Tuesday, 30 August 2011

Turkey to return seized property to religious minorities

The Turkish government has agreed to return hundreds of confiscated properties to the country's non-Muslim minorities. The European Union has joined Christian and Jewish communities in praising Turkey's historic step.

The Turkish government has pledged to return hundreds of properties confiscated from religious minorities over the last 75 years, a decision lauded by the European Union and Turkey's Christian and Jewish communities.

Former owners of any property or land sold on to a third party are also to be refunded the market value by the state treasury.

The decree was announced ahead of a fast-breaking dinner for the holy Muslim month of Ramadan in Istanbul on Sunday. In attendance was Turkey's Prime Minister Recep Tayyip Erdogan as well as representatives of the Orthodox Christian and Jewish communities.

The decision to return the properties, which include churches, community centers, hospitals, schools, houses and cemeteries, was welcomed by members of Turkey's Greek Orthodox, Armenian Orthodox and Jewish communities.

"This is a restoration, a reparation of an injustice," said Bartholomew I, the spiritual head of the world's Orthodox Christians and the ecumenical patriarch of Constantinople, during the holy dinner.

"This is a extremely great and positive step and certainly an event which the whole world will appreciate," added Pantelis Vingas Lakis, president of Turkey's largest Greek lobby group.

Appeasing the EU

The European Union has also welcomed the move, seen as a step forward in Turkey's candidacy bid for EU membership.

Erdogan could face criticism from Turkish nationalists
A spokeswoman for EU Enlargement Commissioner Stefan Füle described the return of the property as a positive step, "leading the way for the implementation of religious freedom." Alexander Graf Lambsdorff, a European Parliament deputy of Germany's Free Democratic Party, called it a "historic step."

The Turkish state began seizing properties from religious minorities in 1936, when all non-Muslim foundations in Turkey were forced to register their properties.

In the following decades the Turkish government took many of the buildings and land and sold some of it off. The finances of Christian and Jewish communities were deeply affected and the number of non-Muslim Turks dwindled as many opted to leave the country.

Making amends

On Sunday, Erdogan pledged his remorse for the widespread confiscation and vowed that the new regulation would address Turkey's past mistakes.

"We thus solve a problem that has damaged our reputation in the international arena for decades," he said.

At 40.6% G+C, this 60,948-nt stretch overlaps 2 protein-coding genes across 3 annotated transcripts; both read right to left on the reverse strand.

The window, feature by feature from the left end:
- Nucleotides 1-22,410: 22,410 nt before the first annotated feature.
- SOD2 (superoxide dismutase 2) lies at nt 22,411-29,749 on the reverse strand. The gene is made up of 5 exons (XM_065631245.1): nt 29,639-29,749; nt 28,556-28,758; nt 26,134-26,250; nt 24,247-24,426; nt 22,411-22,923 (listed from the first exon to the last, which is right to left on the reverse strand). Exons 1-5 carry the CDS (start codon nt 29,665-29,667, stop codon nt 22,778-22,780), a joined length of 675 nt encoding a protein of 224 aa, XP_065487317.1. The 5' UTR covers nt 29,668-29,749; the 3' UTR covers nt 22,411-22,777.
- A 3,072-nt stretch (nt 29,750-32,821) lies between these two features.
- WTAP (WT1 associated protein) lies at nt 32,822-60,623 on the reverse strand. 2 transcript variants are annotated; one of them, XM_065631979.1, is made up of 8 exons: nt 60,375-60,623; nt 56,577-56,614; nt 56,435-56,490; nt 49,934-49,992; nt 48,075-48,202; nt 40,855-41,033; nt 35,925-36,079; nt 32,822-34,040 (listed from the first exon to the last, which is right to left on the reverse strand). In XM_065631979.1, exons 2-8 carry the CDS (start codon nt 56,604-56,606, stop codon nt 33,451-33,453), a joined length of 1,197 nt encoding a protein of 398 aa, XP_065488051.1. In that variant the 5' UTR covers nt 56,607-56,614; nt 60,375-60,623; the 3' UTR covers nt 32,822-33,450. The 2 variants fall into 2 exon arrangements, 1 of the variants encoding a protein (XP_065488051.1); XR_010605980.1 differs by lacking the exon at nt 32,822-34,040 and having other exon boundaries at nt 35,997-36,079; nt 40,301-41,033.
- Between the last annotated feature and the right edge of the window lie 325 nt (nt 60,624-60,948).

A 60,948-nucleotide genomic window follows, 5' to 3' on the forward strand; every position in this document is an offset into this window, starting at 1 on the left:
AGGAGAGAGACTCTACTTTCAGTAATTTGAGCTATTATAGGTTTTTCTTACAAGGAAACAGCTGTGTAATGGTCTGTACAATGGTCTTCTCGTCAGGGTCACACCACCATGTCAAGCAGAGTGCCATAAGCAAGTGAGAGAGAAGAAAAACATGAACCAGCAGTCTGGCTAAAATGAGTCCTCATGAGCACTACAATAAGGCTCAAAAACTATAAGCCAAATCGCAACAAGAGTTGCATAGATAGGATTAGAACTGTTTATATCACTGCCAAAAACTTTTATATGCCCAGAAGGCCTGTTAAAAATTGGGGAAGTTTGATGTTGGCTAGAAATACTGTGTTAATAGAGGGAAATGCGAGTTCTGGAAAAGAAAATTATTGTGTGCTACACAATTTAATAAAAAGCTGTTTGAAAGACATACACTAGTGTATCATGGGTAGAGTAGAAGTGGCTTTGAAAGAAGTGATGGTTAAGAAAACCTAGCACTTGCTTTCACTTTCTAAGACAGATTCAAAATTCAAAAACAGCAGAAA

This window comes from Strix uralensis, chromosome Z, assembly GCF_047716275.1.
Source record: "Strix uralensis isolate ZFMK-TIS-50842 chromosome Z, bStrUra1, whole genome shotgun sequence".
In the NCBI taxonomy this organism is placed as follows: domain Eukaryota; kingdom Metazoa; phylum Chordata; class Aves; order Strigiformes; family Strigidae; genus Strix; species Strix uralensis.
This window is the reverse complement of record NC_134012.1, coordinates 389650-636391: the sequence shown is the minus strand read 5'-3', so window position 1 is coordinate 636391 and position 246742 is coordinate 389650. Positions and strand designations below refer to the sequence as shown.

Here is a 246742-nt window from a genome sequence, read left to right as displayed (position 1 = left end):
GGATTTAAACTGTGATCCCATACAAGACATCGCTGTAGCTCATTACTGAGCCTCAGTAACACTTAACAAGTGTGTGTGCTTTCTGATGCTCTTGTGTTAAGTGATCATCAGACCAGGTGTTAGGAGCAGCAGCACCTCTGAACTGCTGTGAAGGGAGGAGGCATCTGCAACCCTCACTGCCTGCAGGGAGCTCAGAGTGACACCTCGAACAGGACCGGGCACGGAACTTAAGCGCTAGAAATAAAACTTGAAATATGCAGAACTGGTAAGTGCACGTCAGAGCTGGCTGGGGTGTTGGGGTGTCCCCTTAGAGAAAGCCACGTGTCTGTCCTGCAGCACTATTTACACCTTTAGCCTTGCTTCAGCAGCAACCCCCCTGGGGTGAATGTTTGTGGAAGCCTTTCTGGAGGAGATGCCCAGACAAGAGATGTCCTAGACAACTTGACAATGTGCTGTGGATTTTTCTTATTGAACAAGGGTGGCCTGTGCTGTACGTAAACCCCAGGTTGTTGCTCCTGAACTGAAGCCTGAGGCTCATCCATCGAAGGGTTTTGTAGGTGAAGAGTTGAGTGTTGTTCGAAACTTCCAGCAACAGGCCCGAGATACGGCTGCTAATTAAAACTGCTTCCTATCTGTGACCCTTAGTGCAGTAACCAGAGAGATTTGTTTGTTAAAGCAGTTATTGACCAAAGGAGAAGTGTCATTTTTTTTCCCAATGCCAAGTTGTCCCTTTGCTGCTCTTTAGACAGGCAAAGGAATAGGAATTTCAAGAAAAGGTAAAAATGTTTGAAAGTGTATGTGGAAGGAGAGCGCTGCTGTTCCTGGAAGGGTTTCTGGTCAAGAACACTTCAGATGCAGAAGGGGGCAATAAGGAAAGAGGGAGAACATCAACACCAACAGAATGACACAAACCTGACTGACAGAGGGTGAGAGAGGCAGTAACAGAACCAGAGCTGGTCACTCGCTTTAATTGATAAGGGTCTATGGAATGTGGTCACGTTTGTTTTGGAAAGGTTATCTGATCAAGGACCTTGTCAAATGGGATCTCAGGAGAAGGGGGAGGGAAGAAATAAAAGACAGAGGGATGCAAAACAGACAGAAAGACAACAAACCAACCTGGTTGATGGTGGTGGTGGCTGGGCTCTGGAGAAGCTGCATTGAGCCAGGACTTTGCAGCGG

The dispute over the return of Turkey's expropriated property has occupied the European Court of Human Rights for years, and the court has repeatedly ruled against the government in Ankara.

Erdogan may have earned the recognition and respect of the Christian and Jewish communities with the decision, but it's likely he will receive a very different reaction from Turkish nationalists. The response from the country's traditionally strong nationalist opposition party is also still unknown.
Source: Deutsche Welle

The Armenians outside of Turkey take a much more sceptical view of this.
The Turkish Prime Minister has recently signed a decree to return hundreds of properties that were confiscated from religious minorities, Christian and Jewish religious properties by the state or other parties over the years since 1936, and would pay compensation for properties that were seized and later sold. Is this real progress or a demonstration of Turkey’s traditional policy?

From the point of view of the Armenian community of Istanbul the return of the part of the confiscated property should be assessed as a positive step, expert of Turkish studies Anush Hovhannisyan told a press conference today. However, according to her, the step is such a small one and needs to be spoken about.

“It’s a very trifle step, since the loss of Armenians was immense, taking into consideration that the process of confiscation of Armenians’ property was continuous, especially during the genocide and the years that followed,” she said.

Therefore, the expert is assured that this step of Turkey fits into its traditional policy and contains certain danger. According to political scientist Levon Shirinyan, practice shows that no law has ever been fully implemented in Turkey. Both are confident that Turkey has made the step out of its own calculations.

According to Anush Hovhannisyan, this is first of all a PR action. Besides, Turkey thus wants to solve a practical issue: the European Court of Human Rights is flooded with numerous cases against Turkey, and the latter is losing in most cases.

Ankara pursues the purpose to diverge the attention from the Armenian Cause, to separate Turkish Armenians from the rest of Diaspora and prevent the recognition of the Armenian Genocide, as the Congress is expected to start discussions soon.

There is another issue Turkey is trying to solve. “Every fall the Council of Europe discusses the issue of religious minorities in Turkey, and every time it criticizes Turkey. This is an attempt to mitigate the criticism,” Levon Shirinyan said.
Source

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